Of freedom, equality, justice and humanity
For which American patriots
Sacrificed their lives and fortunes.
Therefore, I believe it is my duty
To my country to love it,
To support its Constitution,
To obey its laws,
To respect its flag,
And to defend it against all enemies.
This poem by William Tyler Page was adopted by a Resolution of the United States House of Representatives on April 03, 1918 as America was helping to end the Great War to End all Wars (WWI).
It was recited by Ann Greenfield who is Posey County, Indiana’s First Lady of Political Service during the impressive and appropriate Fourth of July program sponsored by the Friends of the New Harmony Working Men’s Institute, University of Southern Indiana/Historic New Harmony and the New Harmony Kiwanis.
Ann is of that generation where capable women believed they could best serve by supporting capable men. The demographics of history support this regrettable reality. Fortunately, at least in America, history is being rewritten and the wisdom of such women as Ann, my sister Jane (Redwine) Bartlett, my wife Peg, and many more may be what guides us through the troubled waters we appear to prefer to curse instead of carefully navigate.
Perhaps it is provident that as we face our current challenges involving technology, health care, the environment, military deployments, immigration, equal justice and more issues than can fit in one column, we have in reserve a fount of experience, knowledge, self-sacrifice and wisdom whose time to spring forth is just now arrived.
The generation of women who helped end the Viet Nam War, started us on the road to equal justice, began to demand equal opportunities for everyone while still managing to bind our wounds brings unique talent, experience, perspective and courage to today’s bitter divisions. Of course, huge numbers of women have always personally joined the fight while many others saw their place as spear carriers. But the current challenges require a general call to arms where all the available soldiers are engaged. I respectfully suggest that we encourage women in their 60’s, 70’s, 80’s, 90’s, and maybe even some elderly women, to step forward on their own. Your time has finally come and we need you; more importantly, your country is hurting and it needs you to lead on the field not cheer from the sidelines.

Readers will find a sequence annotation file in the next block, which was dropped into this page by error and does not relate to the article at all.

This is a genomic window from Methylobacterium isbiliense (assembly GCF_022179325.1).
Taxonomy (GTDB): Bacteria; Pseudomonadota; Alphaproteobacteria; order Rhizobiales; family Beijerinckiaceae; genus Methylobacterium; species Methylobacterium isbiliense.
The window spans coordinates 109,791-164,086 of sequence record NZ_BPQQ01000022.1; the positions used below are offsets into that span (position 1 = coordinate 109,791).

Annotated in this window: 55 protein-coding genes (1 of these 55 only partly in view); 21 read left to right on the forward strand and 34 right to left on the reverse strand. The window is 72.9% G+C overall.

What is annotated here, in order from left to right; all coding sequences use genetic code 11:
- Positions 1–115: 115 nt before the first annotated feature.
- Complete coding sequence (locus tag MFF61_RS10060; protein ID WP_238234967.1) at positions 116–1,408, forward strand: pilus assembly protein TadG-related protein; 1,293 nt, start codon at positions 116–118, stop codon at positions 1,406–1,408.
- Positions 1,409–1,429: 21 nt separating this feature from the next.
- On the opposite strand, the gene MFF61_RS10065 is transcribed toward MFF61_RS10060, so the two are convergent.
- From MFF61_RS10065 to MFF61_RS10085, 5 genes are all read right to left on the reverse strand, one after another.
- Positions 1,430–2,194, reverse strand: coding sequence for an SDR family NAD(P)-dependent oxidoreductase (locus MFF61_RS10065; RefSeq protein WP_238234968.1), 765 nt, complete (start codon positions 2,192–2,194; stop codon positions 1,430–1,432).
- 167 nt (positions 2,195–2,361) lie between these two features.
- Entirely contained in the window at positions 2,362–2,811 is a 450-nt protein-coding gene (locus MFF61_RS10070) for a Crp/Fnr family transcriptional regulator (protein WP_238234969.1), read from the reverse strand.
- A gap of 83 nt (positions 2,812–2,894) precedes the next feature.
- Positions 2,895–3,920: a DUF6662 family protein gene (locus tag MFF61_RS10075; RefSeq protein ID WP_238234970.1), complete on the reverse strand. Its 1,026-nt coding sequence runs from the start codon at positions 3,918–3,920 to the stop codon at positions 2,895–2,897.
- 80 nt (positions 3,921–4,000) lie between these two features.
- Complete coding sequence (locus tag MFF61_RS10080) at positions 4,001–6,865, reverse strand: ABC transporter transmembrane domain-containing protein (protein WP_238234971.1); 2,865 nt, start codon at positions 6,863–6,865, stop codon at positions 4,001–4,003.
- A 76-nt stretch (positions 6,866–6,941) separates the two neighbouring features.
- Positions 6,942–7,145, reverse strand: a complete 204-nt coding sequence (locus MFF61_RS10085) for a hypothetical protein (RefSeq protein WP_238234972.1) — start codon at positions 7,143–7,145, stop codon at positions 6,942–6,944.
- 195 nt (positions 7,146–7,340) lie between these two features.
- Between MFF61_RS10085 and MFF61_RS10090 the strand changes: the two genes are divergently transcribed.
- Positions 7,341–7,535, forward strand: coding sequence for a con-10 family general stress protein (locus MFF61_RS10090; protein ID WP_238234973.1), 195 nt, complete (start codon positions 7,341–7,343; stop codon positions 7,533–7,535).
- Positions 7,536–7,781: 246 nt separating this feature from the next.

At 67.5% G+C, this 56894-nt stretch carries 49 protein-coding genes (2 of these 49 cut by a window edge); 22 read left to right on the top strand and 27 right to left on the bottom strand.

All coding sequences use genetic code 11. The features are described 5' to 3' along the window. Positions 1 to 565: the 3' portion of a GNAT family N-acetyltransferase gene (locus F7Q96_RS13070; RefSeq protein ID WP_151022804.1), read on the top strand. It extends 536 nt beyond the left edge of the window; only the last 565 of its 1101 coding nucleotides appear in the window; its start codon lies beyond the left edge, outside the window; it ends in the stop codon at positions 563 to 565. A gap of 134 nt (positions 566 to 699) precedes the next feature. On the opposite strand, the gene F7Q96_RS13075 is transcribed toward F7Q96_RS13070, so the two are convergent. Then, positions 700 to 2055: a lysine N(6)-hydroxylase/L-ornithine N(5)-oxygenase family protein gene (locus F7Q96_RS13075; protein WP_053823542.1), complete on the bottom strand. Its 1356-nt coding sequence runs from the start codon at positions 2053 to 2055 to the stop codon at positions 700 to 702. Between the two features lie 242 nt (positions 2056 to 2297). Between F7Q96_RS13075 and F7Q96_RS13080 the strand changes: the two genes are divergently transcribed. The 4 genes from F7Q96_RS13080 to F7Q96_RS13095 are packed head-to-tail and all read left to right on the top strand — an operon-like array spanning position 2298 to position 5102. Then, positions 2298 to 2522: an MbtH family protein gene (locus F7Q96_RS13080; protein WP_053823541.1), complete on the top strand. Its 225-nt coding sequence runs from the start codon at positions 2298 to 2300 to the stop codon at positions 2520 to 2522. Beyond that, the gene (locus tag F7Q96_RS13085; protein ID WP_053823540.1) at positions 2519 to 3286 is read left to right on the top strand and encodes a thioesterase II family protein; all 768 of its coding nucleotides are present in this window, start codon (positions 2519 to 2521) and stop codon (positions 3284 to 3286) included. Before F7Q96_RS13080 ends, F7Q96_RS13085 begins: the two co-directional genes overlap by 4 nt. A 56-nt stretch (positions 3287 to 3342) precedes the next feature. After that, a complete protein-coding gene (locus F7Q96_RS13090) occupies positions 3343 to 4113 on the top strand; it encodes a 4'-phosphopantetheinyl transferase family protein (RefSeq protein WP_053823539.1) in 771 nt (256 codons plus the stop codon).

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Most of us know of and many can even recite President Abraham Lincoln’s Gettysburg Address delivered during the Civil War on November 19, 1863. And most of us know of and probably sometimes paraphrase his House Divided speech delivered when he was a candidate for United States Senator in Illinois (June 16, 1858). Lincoln lost to Stephan Douglas whom Lincoln later beat for the presidency in 1860.
The topic might be a little heavy for a short weekly newspaper column but with our country’s birthday this week and the country in a perpetual state of mutual invective I humbly submit it is worth our attention.